In each case, I adjust for a large number of other factors that might alter feelings of satisfaction with life – including age, level of education, race/ethnicity, household income, region of residence and (for the US) immigration status. Most important, for each person I adjust for how they spent their 24 hours of the day across paid work, home production, sleep, other personal care, television-watching, and other leisure activities – a useful categorisation described by Hamermesh (2019). What is left is an ‘other things equal’ measurement of the impact that whom time is spent with has on life satisfaction.
Accounting for all these other factors, married people are more satisfied with life if they spend more time with their spouse, and less satisfied the more time they spend alone. Additional time spent with other people raises their life satisfaction, but by much less than does additional time with their spouse. Among singles, other things equal, the biggest changes (reductions) in their satisfaction with life occur when they spend more time alone.
Among marrieds, the average person in the US spent 4.5 of his or her waking hours engaged in activities for which the spouse was present; the average UK spouse spent 11.5 of each 24 hours with his/her spouse. Figures 1a and 1b demonstrate for the US and UK, respectively, how additional time spent with one’s spouse changes the probability that an individual is considered satisfied with life. In both countries, the best estimate is that more time spent with a spouse raises life satisfaction, albeit the increase is not uniform over the entire range of time spent (from zero hours in a day to 15 hours in the US and to 24 hours in the UK).
Figure 1 Flexible estimates of the effect of time with spouse on the change in life satisfaction among married individuals without children
a) US, 2012–13
b) UK, 2014–15
The average unmarried individual in the US spends over six waking hours alone, while the average UK unmarried person is alone for 11.5 hours of each day. Figures 2a and 2b demonstrate how additional time spent alone reduces an unmarried person’s satisfaction with life, although here too the (negative) effect of additional time varies as more time is spent alone. Spending more time alone in both countries reduces the likelihood that a person conveys satisfaction with life.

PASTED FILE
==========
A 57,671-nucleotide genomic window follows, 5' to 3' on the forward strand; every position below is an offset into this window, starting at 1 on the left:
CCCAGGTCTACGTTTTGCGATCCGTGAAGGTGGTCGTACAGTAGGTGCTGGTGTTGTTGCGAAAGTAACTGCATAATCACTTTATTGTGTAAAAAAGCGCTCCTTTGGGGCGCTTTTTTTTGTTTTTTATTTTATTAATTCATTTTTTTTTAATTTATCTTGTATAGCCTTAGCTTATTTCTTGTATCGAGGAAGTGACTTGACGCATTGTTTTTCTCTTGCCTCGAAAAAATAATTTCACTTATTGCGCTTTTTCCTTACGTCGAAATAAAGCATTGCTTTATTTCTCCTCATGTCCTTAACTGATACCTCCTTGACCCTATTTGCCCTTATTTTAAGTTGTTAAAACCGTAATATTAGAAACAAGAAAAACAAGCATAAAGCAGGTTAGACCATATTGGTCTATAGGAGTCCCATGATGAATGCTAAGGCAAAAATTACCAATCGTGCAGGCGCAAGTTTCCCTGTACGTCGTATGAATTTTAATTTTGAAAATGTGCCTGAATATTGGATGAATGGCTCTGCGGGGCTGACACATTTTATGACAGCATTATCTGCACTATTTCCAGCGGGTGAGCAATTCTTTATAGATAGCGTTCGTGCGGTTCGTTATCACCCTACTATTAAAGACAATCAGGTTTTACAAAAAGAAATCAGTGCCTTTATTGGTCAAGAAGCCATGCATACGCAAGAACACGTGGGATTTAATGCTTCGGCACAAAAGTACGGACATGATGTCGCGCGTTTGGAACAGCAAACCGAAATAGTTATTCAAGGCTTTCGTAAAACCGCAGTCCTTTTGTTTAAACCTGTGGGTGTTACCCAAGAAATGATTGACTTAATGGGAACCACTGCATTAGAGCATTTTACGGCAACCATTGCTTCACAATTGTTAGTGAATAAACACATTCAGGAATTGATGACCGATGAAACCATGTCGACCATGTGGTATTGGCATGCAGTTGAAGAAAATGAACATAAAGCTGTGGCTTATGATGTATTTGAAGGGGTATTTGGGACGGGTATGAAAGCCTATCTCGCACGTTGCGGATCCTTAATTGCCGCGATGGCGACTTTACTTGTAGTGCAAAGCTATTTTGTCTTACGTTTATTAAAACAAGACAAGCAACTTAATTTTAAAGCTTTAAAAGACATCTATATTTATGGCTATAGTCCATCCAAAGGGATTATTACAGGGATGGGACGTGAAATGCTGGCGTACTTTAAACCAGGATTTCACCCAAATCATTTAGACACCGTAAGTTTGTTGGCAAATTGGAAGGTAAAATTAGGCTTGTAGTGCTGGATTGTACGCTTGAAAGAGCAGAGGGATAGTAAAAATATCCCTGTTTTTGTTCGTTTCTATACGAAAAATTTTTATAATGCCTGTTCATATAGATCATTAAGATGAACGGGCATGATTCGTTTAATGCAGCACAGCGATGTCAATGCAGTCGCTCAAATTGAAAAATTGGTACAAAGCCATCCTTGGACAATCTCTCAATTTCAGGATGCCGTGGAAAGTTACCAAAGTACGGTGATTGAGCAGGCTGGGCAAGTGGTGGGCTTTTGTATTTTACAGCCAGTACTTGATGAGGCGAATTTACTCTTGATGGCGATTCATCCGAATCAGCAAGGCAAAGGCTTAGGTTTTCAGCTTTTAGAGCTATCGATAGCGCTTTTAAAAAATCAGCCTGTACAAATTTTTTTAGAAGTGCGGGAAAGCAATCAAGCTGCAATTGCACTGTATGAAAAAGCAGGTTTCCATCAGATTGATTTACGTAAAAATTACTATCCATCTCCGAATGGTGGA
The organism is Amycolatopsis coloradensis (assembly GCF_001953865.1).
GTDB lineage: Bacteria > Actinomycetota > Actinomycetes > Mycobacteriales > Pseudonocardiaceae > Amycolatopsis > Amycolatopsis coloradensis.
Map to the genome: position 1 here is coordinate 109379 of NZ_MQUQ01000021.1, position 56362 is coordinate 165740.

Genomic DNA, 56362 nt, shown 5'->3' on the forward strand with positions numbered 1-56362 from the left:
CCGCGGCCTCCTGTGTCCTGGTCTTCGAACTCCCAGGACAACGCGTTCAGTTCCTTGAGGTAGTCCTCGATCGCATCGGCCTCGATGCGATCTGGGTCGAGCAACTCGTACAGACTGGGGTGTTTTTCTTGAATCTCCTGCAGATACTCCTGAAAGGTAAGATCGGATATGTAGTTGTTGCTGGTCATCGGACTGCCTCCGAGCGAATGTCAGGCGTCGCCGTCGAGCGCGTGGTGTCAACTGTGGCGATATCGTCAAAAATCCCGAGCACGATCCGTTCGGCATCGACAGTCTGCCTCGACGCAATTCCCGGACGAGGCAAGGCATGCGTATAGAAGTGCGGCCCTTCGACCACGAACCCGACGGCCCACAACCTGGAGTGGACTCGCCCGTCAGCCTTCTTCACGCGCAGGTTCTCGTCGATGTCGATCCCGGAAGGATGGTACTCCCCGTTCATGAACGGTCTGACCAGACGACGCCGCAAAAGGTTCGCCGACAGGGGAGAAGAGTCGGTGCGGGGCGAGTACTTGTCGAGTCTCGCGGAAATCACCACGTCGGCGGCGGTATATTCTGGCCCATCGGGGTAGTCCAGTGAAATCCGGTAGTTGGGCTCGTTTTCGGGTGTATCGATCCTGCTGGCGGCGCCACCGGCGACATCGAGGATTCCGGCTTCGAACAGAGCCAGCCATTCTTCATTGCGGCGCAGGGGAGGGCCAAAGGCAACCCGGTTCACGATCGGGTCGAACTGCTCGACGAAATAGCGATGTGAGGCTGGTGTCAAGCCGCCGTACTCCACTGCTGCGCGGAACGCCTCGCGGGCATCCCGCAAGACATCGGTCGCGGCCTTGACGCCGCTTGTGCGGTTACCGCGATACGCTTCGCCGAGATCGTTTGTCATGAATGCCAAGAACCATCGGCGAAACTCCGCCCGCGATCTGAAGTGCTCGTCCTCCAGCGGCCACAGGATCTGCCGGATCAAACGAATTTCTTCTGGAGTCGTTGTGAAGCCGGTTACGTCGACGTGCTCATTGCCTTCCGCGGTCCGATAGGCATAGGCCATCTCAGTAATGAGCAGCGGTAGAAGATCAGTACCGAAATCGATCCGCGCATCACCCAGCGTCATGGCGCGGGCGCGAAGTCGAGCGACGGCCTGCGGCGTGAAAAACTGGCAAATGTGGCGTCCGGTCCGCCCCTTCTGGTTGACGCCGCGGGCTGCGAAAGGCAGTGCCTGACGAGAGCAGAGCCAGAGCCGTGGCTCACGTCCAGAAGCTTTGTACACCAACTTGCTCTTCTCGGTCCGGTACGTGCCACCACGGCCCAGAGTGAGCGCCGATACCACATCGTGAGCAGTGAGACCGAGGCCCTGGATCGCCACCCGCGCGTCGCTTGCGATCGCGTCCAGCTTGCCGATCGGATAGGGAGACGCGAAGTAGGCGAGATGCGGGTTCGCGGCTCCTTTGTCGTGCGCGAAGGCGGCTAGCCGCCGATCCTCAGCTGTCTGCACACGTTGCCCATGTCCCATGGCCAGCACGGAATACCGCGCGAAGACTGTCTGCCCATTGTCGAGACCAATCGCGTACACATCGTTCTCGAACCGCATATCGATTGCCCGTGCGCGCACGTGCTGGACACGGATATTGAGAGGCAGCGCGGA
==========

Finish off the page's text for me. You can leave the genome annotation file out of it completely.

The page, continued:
Figure 2 Flexible estimates of the effect of time alone on the change in life satisfaction among single individuals ages 30+ without children
a) US, 2012–13
b) UK, 2014–15
All of these effects are somewhat stronger and more significant statistically if we examine the impact of how and with whom people spent time on the entire ladder of responses rather than on the simple satisfied-or-not dichotomy. The main point is that additional time with one’s spouse makes a married person more satisfied with life, while additional time alone reduces single people’s life satisfaction.
The Covid-19 crisis has forced married couples to spend more time together (and less time alone and with others). It has forced single people to spend more time alone. We do not know how much more time in each case, so we have to guess. Let’s assume that among marrieds, the time reported as being spent with others has been shifted to time with one’s spouse, and that one third of work time has been shifted to television-watching. In that case, using the estimates from the US and UK time-diary data, the average spouse would be six percentage points more likely to report satisfaction with life, an increase of about 10% in the average percentage of spouses reporting that they are satisfied. Among singles, assuming that time spent with others was shifted to time alone and that one third of work time was switched to television-watching, the likelihood of stating that one is satisfied with life drops by 5%, also about a 10% change.
These simulations are based on assumptions about how people’s allocation of time might have changed during lockdowns and other Covid-19 induced restrictions. Making stronger assumptions, such as assuming that incomes are reduced by the Covid-19 crisis, reduces the simulated increase in spouses’ life satisfaction and exacerbates the estimated decline in the life satisfaction of unmarried people. Also, these simulations say nothing about how the fear of infection – the uncertainty about life – that the crisis may have induced could have altered people’s life satisfaction. They simply point out and, more important, estimate the extent to which married individuals forced to spend more time together may have been happier with their lives because they could spend more time with their favourite person, their spouse. And they demonstrate that the crisis may have had additional negative impacts on unmarried individuals by forcing them to spend more time alone.
References available at the original.